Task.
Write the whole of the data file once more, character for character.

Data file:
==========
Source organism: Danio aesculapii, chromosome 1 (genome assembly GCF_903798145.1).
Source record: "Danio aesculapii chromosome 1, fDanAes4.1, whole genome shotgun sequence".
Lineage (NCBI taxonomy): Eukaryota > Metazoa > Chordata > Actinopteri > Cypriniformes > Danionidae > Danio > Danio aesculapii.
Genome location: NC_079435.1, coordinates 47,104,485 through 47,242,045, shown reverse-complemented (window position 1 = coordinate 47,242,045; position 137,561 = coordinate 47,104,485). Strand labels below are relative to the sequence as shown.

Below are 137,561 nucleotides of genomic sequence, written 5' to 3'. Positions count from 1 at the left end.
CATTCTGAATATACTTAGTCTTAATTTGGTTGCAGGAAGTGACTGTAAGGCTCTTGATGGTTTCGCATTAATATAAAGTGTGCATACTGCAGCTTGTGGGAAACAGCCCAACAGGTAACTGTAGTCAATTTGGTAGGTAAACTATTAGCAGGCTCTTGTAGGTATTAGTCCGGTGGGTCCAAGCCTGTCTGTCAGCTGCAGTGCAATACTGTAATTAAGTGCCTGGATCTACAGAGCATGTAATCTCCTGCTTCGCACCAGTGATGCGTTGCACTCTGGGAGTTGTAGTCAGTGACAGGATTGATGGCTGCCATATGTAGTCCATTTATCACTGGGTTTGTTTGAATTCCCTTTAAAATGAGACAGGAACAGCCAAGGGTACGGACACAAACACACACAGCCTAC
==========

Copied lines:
Source organism: Danio aesculapii, chromosome 1 (genome assembly GCF_903798145.1).
Source record: "Danio aesculapii chromosome 1, fDanAes4.1, whole genome shotgun sequence".
Lineage (NCBI taxonomy): Eukaryota > Metazoa > Chordata > Actinopteri > Cypriniformes > Danionidae > Danio > Danio aesculapii.
Genome location: NC_079435.1, coordinates 47,104,485 through 47,242,045, shown reverse-complemented (window position 1 = coordinate 47,242,045; position 137,561 = coordinate 47,104,485). Strand labels below are relative to the sequence as shown.

Below are 137,561 nucleotides of genomic sequence, written 5' to 3'. Positions count from 1 at the left end.
CATTCTGAATATACTTAGTCTTAATTTGGTTGCAGGAAGTGACTGTAAGGCTCTTGATGGTTTCGCATTAATATAAAGTGTGCATACTGCAGCTTGTGGGAAACAGCCCAACAGGTAACTGTAGTCAATTTGGTAGGTAAACTATTAGCAGGCTCTTGTAGGTATTAGTCCGGTGGGTCCAAGCCTGTCTGTCAGCTGCAGTGCAATACTGTAATTAAGTGCCTGGATCTACAGAGCATGTAATCTCCTGCTTCGCACCAGTGATGCGTTGCACTCTGGGAGTTGTAGTCAGTGACAGGATTGATGGCTGCCATATGTAGTCCATTTATCACTGGGTTTGTTTGAATTCCCTTTAAAATGAGACAGGAACAGCCAAGGGTACGGACACAAACACACACAGCCTAC